Washington not resigned to seeing the Taliban become part of Afghanistan's government

Hillary-ClintonWashington is not resigned to seeing the Taliban become part of Afghanistan's government, U. S. Secretary of State Hillary Clinton said on Sunday.

It has been reported that a Pentagon report last week outlined the difficulty of establishing long-term security, especially in southern Afghanistan, and raised the prospect that containing the insurgency, not eradicating it, may become a reality. In addition, Afghan President Hamid Karzai has talked about forging a reconciliation with insurgents.

The military assessment was more of a "look back" rather than a forecast and while there can be some reintegration of Taliban fighters into mainstream Afghanistan, a larger reconciliation with the insurgency remains unresolved, Clinton in an appearance on NBC's "Meet the Press," said.

Clinton said, "What President Karzai is saying, and we agree with this direction, is that you've got to look to see who is reconcilable. Not everybody will be. But we do think that there are leaders within the Taliban -- in fact, there are some already who have come over to the other side. Now, if they do so they have to renounce al-Qaida, they have to renounce violence, they have to give up their arms and they have to be willing to abide by the Afghan Constitution."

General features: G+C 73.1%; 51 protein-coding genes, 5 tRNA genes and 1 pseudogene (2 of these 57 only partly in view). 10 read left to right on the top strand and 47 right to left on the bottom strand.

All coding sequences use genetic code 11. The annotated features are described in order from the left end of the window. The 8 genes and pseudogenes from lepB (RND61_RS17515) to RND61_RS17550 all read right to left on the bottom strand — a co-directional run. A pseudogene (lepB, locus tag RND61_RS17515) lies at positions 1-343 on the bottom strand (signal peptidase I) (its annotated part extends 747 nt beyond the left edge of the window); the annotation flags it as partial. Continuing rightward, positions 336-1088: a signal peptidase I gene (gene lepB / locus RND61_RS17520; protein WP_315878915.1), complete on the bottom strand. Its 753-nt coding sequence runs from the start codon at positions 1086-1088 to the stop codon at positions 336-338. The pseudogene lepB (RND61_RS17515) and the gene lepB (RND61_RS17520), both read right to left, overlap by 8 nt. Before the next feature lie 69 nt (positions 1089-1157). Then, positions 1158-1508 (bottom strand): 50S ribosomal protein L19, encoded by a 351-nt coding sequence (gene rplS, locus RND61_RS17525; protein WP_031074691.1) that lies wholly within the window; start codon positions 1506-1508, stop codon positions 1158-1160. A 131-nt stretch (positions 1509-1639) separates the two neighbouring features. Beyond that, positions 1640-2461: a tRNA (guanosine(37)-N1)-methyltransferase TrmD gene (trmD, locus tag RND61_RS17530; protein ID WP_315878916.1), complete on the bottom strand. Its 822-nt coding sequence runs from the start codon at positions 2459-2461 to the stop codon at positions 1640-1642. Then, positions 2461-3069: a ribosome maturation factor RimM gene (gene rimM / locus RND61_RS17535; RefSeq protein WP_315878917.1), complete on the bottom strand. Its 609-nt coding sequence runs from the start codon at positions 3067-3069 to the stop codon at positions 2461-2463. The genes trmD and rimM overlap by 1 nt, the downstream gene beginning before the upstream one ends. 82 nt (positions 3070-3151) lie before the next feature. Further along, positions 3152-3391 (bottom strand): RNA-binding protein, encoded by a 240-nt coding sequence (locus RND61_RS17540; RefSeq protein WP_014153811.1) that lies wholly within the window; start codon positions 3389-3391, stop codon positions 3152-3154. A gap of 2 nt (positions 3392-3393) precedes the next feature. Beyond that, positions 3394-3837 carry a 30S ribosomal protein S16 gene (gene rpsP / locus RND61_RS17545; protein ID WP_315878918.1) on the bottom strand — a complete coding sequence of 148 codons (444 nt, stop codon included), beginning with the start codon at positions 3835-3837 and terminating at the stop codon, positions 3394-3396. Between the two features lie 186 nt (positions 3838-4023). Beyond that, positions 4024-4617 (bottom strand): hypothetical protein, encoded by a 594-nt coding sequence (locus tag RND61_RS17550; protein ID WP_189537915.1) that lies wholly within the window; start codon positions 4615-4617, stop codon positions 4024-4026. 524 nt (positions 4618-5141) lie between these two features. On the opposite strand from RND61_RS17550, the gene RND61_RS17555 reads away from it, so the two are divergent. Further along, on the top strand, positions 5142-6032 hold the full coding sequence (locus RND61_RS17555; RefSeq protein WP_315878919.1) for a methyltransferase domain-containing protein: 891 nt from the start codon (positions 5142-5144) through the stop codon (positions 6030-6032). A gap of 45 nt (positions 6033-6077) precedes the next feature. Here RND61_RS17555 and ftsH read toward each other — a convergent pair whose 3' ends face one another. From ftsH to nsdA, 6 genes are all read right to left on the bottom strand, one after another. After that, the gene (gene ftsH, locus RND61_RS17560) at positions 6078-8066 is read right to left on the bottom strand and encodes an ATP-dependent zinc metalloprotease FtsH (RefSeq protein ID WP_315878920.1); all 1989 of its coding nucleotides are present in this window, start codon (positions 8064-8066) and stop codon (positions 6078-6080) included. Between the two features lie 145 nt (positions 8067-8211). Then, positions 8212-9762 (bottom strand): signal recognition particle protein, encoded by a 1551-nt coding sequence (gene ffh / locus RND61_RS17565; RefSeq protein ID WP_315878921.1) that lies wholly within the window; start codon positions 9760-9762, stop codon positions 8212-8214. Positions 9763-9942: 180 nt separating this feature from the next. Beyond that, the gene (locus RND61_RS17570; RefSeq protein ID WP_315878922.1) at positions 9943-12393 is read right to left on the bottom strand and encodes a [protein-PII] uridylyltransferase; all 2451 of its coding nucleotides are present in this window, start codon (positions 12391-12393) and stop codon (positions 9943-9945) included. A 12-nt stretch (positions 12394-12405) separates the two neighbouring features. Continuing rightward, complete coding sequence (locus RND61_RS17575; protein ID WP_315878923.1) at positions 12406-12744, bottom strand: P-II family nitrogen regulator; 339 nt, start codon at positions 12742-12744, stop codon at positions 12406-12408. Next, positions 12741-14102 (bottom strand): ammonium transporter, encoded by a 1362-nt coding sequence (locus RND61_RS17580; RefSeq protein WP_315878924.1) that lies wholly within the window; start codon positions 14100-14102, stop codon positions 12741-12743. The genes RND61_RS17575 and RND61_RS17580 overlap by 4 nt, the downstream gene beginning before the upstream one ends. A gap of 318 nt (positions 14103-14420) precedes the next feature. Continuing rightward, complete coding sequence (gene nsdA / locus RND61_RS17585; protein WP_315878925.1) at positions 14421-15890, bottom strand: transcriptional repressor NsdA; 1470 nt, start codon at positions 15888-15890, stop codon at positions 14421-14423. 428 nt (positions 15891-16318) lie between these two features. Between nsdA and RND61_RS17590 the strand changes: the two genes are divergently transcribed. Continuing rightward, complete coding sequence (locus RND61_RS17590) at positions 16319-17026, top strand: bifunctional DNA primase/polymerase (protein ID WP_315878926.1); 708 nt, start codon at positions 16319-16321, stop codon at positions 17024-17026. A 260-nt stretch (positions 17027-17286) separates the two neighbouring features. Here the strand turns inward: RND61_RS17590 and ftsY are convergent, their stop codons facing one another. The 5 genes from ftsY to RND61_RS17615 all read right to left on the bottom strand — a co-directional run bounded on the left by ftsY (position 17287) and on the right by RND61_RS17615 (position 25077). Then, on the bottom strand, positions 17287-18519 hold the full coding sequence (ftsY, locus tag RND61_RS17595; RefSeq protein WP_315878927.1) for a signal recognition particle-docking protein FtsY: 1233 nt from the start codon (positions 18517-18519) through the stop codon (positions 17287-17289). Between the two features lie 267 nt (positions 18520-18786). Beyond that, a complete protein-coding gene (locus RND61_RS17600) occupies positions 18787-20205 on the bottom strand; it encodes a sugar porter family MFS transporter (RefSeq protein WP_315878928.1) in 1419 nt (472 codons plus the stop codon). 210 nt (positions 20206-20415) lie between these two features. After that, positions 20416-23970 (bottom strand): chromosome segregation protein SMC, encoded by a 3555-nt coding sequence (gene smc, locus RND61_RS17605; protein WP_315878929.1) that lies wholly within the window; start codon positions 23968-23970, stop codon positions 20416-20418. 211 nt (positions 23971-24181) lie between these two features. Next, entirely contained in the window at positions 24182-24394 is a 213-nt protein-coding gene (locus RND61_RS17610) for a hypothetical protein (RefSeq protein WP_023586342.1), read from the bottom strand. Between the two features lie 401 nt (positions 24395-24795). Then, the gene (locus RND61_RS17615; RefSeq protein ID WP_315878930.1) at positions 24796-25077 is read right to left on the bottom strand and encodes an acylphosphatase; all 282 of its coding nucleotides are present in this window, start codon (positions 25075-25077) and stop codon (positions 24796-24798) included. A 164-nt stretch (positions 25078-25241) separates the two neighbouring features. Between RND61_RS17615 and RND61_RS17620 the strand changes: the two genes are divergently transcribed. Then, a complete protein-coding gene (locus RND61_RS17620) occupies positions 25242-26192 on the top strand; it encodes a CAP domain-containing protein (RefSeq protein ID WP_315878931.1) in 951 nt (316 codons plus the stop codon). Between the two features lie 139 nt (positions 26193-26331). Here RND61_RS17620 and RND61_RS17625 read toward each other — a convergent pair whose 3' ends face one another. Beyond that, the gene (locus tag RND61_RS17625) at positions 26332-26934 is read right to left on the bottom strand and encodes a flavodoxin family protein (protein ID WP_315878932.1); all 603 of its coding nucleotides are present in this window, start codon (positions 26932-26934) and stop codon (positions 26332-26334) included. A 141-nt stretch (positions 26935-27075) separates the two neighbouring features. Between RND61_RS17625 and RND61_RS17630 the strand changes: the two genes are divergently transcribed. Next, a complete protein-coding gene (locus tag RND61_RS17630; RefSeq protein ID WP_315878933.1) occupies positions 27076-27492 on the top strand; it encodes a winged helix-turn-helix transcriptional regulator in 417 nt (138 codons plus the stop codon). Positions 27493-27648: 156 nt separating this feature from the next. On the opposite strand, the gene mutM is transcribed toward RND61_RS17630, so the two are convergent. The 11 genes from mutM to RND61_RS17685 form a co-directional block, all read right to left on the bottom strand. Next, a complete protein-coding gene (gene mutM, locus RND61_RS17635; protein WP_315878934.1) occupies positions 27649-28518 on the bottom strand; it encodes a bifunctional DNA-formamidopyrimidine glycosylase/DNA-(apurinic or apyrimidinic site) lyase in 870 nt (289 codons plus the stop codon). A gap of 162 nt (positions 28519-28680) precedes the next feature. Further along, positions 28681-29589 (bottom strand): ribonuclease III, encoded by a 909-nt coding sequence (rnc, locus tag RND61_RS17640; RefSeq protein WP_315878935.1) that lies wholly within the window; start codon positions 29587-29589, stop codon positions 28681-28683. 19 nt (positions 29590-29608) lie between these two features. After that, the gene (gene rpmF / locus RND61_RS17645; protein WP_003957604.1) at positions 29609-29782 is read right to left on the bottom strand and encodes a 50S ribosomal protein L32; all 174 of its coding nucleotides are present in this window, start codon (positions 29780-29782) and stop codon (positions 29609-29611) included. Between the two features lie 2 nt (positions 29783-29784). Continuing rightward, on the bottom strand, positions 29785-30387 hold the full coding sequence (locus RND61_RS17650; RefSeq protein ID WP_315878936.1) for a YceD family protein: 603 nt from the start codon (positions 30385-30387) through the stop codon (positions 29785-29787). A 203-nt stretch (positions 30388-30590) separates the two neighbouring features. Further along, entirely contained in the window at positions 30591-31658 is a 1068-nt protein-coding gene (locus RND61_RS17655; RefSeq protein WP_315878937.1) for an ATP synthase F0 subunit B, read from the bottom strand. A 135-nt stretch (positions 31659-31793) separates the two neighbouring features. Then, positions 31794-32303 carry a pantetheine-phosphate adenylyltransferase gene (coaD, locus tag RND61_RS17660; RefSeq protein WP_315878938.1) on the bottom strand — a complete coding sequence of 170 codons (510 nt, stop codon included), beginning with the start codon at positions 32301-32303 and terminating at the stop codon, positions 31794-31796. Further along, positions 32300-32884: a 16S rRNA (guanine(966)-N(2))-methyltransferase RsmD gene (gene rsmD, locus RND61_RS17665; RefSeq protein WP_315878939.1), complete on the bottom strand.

She doesn't know why President Mahmoud Ahmadinejad is showing up for the nuclear non-proliferation treaty review conference at the United Nations, Clinton said on Iran.

Clinton also said, "If Iran is coming to say we're willing to abide by the non-proliferation treaty that would be very welcome news. I have a feeling that's not what they're coming to do. I think they're coming to try to divert attention and confuse the issue. And there is no confusion. They have violated the terms of the NPT."

It was further added by Clinton that she intends to stay on as secretary of state for the remainder of President Barack Obama's first term in office, though she finds it "an exhausting job."

She said "I have a great time doing it. I feel like we're making a difference around the world."

It was also notified by her that she has no interest in being named to the U. S. Supreme Court.

"I do not and have never wanted to be a judge, ever. That has never been anything that I even let cross my mind because it's just not my personality," she said. (With Inputs from Agencies)




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